The Fine Line Between Learning and Copying!

I am one that constantly preaches (yes I realize get preachy sometimes) learning and gaining knowledge to improve your photography, your business and your life, but often there is a fine line that crossed between learning and simply copying.  Learning from someone is take the additional knowledge that you have obtained and combine it with all the knowledge you have, to take yourself to another level.  This is where greatness in a profession, business or life can be obtained.

Copying on the other hand is something that happens way too often in professional photography.  For years, Larry Peters has been the single biggest name in the education and teaching of Senior Portrait Photography.  When you go to a convention for seniors, you see the majority of photographer’s entering folios that look just like Larry’s or his son-in-law Brian’s.  Then you have the other truly fine photographers like Gary Box and Kirk Vulcan who have all studied with Larry Peter’s, but instead of just ‘copying’, they took what they learned, combined that without all their previous knowledge to take their photography to another, unique level.  You can see the influence of their teachers but their style and look are their own.

You can see this everywhere in our profession.  Younger photographers change camera brands just because an author, speaker, or teacher uses a certain kind of camera.  They think if they just duplicate everything the teacher is doing, they will duplicate their success as well.  It sounds good in their, but success goes to those who are unique in a creative profession, not to students who simply copy what the educators of the time are teaching.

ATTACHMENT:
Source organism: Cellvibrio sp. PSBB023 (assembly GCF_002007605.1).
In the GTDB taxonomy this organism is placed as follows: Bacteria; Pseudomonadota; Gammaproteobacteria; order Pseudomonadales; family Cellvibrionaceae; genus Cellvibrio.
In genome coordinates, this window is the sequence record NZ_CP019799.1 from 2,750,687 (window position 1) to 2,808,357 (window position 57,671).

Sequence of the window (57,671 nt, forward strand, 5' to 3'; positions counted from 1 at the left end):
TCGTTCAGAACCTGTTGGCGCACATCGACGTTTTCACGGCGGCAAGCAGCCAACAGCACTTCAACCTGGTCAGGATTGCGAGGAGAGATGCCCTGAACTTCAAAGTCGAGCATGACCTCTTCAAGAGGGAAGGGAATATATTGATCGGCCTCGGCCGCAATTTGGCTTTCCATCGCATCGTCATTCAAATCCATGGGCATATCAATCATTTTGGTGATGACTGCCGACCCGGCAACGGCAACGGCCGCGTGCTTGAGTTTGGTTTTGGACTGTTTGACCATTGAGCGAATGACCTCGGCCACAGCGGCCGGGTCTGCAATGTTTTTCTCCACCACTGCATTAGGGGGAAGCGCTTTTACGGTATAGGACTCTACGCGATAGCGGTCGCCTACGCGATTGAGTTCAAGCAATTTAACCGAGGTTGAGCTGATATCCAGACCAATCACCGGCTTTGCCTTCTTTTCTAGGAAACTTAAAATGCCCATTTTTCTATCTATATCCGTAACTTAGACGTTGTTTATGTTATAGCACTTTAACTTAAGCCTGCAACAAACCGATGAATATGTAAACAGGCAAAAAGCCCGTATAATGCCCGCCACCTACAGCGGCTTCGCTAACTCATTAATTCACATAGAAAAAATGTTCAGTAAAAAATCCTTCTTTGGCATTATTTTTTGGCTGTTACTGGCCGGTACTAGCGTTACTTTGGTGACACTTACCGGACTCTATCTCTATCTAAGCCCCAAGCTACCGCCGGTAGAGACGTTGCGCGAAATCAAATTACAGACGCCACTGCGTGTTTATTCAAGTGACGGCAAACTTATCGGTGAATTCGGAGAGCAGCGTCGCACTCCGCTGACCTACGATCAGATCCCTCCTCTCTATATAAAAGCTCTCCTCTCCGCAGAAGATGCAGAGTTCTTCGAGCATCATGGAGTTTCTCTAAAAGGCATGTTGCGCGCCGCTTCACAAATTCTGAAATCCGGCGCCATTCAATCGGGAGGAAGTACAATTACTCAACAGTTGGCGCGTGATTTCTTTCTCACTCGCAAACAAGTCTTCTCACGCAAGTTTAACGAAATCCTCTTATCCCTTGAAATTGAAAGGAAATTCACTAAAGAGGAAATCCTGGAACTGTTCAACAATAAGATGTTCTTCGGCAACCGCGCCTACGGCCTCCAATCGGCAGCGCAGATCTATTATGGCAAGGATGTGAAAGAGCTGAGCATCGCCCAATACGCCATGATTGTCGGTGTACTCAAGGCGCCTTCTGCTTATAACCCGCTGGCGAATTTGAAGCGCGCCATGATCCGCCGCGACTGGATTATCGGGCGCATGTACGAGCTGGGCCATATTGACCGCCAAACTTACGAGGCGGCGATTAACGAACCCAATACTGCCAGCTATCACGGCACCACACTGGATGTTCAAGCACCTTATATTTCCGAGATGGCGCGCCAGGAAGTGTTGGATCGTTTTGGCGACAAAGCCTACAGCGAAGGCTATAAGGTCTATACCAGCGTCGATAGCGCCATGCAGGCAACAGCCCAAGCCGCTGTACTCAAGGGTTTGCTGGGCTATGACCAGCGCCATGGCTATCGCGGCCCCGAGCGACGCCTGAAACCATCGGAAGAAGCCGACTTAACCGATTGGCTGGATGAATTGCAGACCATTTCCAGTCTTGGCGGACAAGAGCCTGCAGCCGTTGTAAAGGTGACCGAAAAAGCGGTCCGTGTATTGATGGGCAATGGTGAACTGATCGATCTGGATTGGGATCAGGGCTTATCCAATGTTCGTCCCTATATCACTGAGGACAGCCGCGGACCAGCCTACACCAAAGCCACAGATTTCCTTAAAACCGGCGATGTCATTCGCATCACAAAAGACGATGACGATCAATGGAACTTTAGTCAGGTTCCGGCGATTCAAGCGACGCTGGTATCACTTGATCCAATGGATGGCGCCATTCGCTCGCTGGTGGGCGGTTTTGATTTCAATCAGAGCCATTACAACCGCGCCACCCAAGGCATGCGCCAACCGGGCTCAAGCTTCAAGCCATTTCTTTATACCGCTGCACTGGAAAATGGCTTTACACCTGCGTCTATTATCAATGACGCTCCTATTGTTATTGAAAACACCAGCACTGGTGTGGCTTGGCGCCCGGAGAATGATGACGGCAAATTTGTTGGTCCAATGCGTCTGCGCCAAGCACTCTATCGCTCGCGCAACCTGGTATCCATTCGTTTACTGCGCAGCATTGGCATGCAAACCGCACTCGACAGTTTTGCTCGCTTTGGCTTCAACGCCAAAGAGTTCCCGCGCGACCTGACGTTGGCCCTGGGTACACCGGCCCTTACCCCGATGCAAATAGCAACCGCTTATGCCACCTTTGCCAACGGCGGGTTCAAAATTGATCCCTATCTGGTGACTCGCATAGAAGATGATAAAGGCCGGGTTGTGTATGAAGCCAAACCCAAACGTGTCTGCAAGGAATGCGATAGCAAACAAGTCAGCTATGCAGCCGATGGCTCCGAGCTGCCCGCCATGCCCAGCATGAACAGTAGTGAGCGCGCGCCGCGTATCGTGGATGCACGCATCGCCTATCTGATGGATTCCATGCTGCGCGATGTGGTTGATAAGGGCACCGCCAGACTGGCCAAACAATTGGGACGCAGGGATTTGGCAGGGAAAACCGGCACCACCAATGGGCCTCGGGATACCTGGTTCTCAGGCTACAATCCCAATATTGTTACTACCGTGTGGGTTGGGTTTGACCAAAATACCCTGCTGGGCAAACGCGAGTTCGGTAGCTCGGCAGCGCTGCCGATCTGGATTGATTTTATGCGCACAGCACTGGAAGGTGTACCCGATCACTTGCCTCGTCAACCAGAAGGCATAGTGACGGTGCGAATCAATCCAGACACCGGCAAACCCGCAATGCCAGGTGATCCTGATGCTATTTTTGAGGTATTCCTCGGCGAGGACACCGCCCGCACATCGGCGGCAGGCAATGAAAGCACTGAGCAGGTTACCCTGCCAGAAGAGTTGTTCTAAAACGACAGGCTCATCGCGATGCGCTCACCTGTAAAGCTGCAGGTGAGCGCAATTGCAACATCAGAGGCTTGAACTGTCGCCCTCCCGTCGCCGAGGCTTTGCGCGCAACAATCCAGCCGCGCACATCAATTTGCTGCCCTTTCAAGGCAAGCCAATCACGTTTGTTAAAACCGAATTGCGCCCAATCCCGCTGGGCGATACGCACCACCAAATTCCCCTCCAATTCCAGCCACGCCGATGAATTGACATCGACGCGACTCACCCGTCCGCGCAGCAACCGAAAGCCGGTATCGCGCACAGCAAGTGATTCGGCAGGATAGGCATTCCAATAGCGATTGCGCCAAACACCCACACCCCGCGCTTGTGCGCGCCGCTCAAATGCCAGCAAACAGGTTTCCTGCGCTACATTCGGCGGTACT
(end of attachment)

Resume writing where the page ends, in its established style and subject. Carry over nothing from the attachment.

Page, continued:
This learning process, copying that is, homogenizes our profession, much like example of the look of Larry Peters is found everywhere in senior photography.  Larry shows an image with a new painted background from a certain background company and all of sudden, senior studios across the nation are using the same painted background.  This isn’t creativity or even creating unique photography, this is copying what you learn and hoping for the best.

The easiest way to not become a copier is to keep everything you have in your studio or in your outdoor areas the same.  Stick with the same equipment you use…keep everything the same.  Then once you learn new ways of photography, adapt those new ideas into what you are currently doing.  Make the equipment you currently have work to capture the essence of what you learned.  When you adapt knowledge into you current work, you take the unique qualities that you bring to photography to another level and don’t just become another copier of a successful photographer.


~ by jeffsmithbooks on March 2, 2011.

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